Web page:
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 [F] New York Times on the Web Forums  / Science  /

    Missile Defense

Technology has always found its greatest consumer in a nation's war and defense efforts. Since the last attempts at a "Star Wars" defense system, has technology changed considerably enough to make the latest Missile Defense initiatives more successful? Can such an application of science be successful? Is a militarized space inevitable, necessary or impossible?

Read Debates, a new Web-only feature culled from Readers' Opinions, published every Thursday.

Earliest Messages Previous Messages Recent Messages Outline (16824 previous messages)

lchic - 12:52am Nov 8, 2003 EST (# 16825 of 16832)
ultimately TRUTH outs : TRUTH has to be morally forcing : build on TRUTH it's a strong foundation

Questions raised over missile shield effectiveness

PM - Thursday, 27 February , 2003 00:00:00

MARK COLVIN: From a United States point of view, Australia makes a prime partner in the so-called “Son of Star Wars” program, not least because of our geographical position in the southern hemisphere.

But there are big scientific question marks over whether the system will ever repay the billions it's going to cost, let alone provide a fail-safe defence against incoming warheads.

Scientists compare it with the idea of trying to stop a bullet with another bullet, and given the American test results so far, it's hardly surprising that American scientists are calling for a rethink.

Alison Caldwell reports.

ALISON CALDWELL: To the Bush Administration, it's the solution to one of its greatest long term security problems; a massive protective missile defence shield, stretching out across the region. This is how it would work:

The enemy launches a nuclear attack on Washington, sending an intercontinental ballistic missile into space. Within half an hour it will have re-entered the atmosphere, and wiped out the National Capital.

But instead, an early warning radar would locate the missile and track it. A military base on a tiny pacific atoll would be notified, and within minutes America would be sending its own missile back up into space to destroy the incoming enemy missile.

President Bush wants the defence shield to be operational by 2004. A conservative estimate of the likely cost of a layered missile defence system is just over 1 trillion dollars. Demonstration test are underway, with less than positive results. Many are asking, why bother?

TED POSTOL: There's no science here at all. This is just made up by people in political positions.

ALISON CALDWELL: Professor of Science, Technology and National Security Policy at MIT, Ted Postol is an ardent critic of the proposed National Missile Defence System. He says the idea is fundamentally flawed.

TED POSTOL: The United States has been unable to demonstrate that it can tell even the simplest of decoys from warheads. The testing has pretty much verified that they can't tell the difference, which basically means that the missile defence system that the United States is currently deploying has no chance of working against any real adversary.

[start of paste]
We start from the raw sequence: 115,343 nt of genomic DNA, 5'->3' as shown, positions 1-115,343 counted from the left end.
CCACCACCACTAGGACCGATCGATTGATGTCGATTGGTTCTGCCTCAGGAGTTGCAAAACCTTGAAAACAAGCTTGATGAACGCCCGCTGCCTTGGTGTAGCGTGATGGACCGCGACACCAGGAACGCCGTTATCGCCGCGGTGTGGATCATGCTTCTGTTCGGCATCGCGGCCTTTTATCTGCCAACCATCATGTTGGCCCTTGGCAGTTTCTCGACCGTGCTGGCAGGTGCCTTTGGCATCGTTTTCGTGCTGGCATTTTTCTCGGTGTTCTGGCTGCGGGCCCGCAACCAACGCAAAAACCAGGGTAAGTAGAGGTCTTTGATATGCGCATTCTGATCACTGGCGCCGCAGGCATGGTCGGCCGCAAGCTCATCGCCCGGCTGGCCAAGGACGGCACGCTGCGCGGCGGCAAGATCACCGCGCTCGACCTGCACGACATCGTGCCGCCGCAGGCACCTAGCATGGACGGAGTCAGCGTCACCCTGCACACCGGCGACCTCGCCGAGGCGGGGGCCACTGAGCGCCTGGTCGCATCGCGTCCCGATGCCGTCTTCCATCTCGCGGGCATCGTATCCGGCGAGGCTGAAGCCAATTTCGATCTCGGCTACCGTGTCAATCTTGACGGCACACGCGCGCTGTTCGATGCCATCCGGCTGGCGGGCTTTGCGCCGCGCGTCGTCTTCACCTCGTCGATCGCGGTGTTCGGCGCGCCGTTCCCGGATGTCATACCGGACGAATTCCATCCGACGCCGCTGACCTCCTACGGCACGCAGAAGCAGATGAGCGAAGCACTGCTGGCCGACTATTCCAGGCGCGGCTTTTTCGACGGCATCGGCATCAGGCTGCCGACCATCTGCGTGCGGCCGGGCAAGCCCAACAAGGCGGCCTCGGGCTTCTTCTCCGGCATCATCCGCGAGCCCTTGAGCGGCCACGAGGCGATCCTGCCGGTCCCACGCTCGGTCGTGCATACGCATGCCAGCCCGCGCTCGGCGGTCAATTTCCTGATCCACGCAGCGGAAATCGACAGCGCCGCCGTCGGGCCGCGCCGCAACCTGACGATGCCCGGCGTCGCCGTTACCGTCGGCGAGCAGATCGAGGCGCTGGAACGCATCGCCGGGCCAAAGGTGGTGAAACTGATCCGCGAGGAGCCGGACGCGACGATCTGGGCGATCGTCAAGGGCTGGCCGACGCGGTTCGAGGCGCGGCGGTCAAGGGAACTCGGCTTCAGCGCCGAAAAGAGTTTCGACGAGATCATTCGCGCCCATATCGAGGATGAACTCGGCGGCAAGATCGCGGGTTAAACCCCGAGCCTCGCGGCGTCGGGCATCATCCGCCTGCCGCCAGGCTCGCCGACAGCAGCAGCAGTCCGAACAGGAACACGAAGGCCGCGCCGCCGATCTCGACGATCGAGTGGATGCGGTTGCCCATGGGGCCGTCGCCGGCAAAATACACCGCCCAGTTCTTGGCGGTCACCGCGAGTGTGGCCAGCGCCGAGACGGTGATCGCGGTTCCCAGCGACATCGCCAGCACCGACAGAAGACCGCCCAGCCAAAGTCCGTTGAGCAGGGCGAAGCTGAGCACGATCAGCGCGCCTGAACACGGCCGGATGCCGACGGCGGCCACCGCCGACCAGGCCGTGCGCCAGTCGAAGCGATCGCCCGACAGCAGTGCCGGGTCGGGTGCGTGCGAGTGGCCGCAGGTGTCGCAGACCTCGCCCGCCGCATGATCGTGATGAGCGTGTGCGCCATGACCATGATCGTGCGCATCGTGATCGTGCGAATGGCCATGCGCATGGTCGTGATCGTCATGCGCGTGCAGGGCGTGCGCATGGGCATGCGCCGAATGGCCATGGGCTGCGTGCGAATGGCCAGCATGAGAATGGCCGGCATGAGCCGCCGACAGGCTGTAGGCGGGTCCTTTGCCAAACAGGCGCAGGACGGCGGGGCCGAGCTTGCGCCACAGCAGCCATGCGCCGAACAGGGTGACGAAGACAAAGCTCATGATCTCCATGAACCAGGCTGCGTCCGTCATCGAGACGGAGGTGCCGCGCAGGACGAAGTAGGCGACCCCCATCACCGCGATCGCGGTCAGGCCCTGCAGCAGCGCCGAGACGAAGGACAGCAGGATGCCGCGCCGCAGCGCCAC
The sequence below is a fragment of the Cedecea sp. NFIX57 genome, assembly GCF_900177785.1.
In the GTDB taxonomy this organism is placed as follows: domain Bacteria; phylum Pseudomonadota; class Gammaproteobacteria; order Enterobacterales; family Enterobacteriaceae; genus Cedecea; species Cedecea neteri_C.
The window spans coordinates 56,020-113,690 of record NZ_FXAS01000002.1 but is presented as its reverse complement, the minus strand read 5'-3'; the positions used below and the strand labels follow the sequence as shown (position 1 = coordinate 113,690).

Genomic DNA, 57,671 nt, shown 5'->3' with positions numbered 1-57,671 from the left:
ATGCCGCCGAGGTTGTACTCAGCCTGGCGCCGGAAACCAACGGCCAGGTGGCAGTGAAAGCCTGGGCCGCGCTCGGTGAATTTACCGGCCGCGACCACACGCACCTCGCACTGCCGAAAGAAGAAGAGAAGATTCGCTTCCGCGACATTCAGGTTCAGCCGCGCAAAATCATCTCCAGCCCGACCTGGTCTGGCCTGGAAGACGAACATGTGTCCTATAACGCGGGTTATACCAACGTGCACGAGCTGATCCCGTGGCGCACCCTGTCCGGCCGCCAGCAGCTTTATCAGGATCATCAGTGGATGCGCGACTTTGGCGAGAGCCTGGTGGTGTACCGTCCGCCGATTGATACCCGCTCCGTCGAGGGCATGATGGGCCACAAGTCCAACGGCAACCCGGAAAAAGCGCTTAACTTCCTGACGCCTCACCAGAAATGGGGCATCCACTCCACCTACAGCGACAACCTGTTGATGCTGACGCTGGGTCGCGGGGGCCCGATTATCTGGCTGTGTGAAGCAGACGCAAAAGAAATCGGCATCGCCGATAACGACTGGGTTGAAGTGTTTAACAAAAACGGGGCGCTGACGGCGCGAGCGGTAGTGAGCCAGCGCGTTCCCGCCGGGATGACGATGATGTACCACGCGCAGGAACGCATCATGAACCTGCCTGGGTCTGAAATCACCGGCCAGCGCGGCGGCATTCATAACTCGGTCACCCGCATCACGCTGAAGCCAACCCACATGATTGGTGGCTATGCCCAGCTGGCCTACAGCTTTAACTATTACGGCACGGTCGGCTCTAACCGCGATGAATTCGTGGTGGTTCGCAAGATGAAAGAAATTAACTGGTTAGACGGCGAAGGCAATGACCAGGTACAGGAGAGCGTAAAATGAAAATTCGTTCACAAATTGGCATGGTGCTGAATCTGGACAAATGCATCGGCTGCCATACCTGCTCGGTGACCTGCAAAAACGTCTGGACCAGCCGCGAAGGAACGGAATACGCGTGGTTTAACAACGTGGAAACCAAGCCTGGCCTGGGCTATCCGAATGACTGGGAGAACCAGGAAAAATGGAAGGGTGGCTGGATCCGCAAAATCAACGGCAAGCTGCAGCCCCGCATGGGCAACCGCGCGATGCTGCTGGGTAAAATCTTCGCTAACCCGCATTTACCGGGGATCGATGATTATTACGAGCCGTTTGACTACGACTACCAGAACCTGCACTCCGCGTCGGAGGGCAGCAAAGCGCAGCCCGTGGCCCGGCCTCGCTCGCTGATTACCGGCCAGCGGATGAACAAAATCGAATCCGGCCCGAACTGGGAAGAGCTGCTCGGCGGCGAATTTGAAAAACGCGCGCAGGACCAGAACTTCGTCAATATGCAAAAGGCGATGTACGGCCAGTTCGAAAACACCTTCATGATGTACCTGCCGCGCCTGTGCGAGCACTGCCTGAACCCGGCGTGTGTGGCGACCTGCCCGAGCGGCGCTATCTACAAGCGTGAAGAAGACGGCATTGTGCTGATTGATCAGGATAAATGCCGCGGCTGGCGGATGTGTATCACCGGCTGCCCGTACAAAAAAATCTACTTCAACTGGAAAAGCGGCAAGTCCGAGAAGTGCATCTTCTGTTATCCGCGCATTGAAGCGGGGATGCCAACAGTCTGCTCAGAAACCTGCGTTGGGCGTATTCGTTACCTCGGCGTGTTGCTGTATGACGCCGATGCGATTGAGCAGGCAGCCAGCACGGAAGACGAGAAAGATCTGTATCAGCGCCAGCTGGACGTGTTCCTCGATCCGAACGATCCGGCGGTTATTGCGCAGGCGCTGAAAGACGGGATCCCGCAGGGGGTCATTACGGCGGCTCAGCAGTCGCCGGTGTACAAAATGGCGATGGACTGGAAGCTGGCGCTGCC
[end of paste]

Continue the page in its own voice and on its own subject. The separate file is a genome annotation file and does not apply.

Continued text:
ALISON CALDWELL: When they say to us technologies are developing at such a rate in the United States that this will be a legitimate form of potential defence against any threat, is that overoptimistic?

TED POSTOL: Well, I would say it's a scientifically uninformed claim. What the missile defence system that the United States is currently deploying tries to do is tell decoys from warheads by basically looking at them through an infrared telescope that is part of the kill vehicle that actually tries to make an intercept.

So this is the equivalent of... since you're looking at it through, essentially what one would call optics, even if it's infrared optics, you're basically trying to see with eyes what's inside a bunch of objects in front of you.

So this is the equivalent of looking at suitcases in an airport, and based on your visual inspection alone, determining whether or not there's a bomb inside the suitcase. The shape of the suitcase and its colour and the material on the surface have nothing to do whether or not there's a bomb in the suitcase, so there's no hope of visually inspecting the suitcase and learning about what's inside it.

Now, if you have better instruments, let's say you have binoculars or telescopes or microscopes or blue-coloured glasses or red-coloured glasses, I still have the same fundamental limitation. I'm seeing the surface of the object, and what I see has nothing to do with what's inside of it.

ALISON CALDWELL: So what were the reports, what were the results, say, of the last test series that

lchic - 12:55am Nov 8, 2003 EST (# 16826 of 16832)
ultimately TRUTH outs : TRUTH has to be morally forcing : build on TRUTH it's a strong foundation

Australia : increase in military spending : equipment upgrades

lchic - 01:02am Nov 8, 2003 EST (# 16827 of 16832)
ultimately TRUTH outs : TRUTH has to be morally forcing : build on TRUTH it's a strong foundation

DOH! | Murdoch's Fox News channel threatened to sue the makers of The Simpsons because of program parodied the channel's right-wing political stance.

.... The Murdoch group took particular offence to those which lampooned the channel's anti-Democrat stance, with headlines like "Do Democrats Cause Cancer?"

MARK GROENING: Fox fought against it and said that they would sue. (laughs) They would sue the show and we just, we called their bluff because we didn't think Rupert Murdoch would pay for Fox to sue itself.

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 [F] New York Times on the Web Forums  / Science  / Missile Defense